President Donald Trump slammed the NFL this evening for what he called the league's tolerance of players showing disrespect to the U.S.
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Speaking to a crowd in Huntsville, Alabama, where Trump is campaigning for Luther Strange ahead of the Senate runoff for the Republican primary, Trump insisted the NFL take a stronger stance.
"Wouldn’t you love to see one of the NFL owners, when somebody disrespects our flag, to say 'Get that son of a b---- off the field right now?'" he continued to thunderous applause and cheers.
"You know, some owner ... is going to say, 'That guy who disrespects our flag, he’s fired,'" Trump said.
Trump went on to encourage people to "leave the stadium" to protest people doing things like kneeling during the national anthem. "I guarantee things will stop," he said.
He also seemed to suggest efforts to prevent injuries were "ruining the game."
"Because you know today if you hit too hard: Fifteen yards. Throw him out of the game," Trump said. "... They want to hit. It is hurting the game."
Trump fires back at North Korea
Trump took aim at North Korean leader Kim Jong Un on Friday evening as well, saying "Little Rocket Man" should have been handled a long time ago and vowing he would shield Americans from Kim.
"You are protected. Nobody is going to mess with our people. … Nobody is going to put our people in that kind of danger. Nobody," Trump said.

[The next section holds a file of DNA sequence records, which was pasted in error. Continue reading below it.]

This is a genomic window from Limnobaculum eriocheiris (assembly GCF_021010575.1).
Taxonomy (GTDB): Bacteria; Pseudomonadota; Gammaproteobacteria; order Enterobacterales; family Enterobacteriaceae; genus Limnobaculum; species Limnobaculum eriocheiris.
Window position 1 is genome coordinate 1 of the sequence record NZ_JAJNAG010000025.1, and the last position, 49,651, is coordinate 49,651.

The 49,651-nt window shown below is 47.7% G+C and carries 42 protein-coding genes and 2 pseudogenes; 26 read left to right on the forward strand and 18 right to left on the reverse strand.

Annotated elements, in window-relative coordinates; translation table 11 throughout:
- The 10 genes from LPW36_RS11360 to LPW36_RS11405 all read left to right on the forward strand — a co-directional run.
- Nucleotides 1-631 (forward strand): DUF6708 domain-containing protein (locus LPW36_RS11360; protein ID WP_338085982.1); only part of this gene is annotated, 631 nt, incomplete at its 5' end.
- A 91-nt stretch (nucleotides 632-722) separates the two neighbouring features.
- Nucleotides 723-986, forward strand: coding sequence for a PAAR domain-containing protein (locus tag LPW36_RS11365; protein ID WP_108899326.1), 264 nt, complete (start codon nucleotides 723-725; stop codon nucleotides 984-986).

In a statement Thursday, Kim said Trump will "pay dearly" for his address to the United Nations General Assembly earlier this week, in which Trump threatened to "totally destroy" North Korea.
"I will surely and definitely tame the mentally deranged U. S. dotard with fire," Kim said.
Trump told the crowd in Huntsville that he will "handle" Kim unlike previous administrations before him.
"He may be smart, he may be strategic and he may be totally crazy. But no matter what he is … believe me we’re going to handle it," Trump said Friday.
The comments followed an early morning tweet from Trump, in which he called the North Korean leader a "madman" and said he "would be tested like never before."
McCain opposition to GOP health care bill 'unexpected,' Trump says
During the Friday remarks, Trump, who at times seemed to take on a Southern accent, also expressed his displeasure with Sen. John McCain, R-Ariz., who said earlier today he would not support the Graham-Cassidy health care bill.
"That was a totally unexpected thing," Trump said. "Honestly, terrible."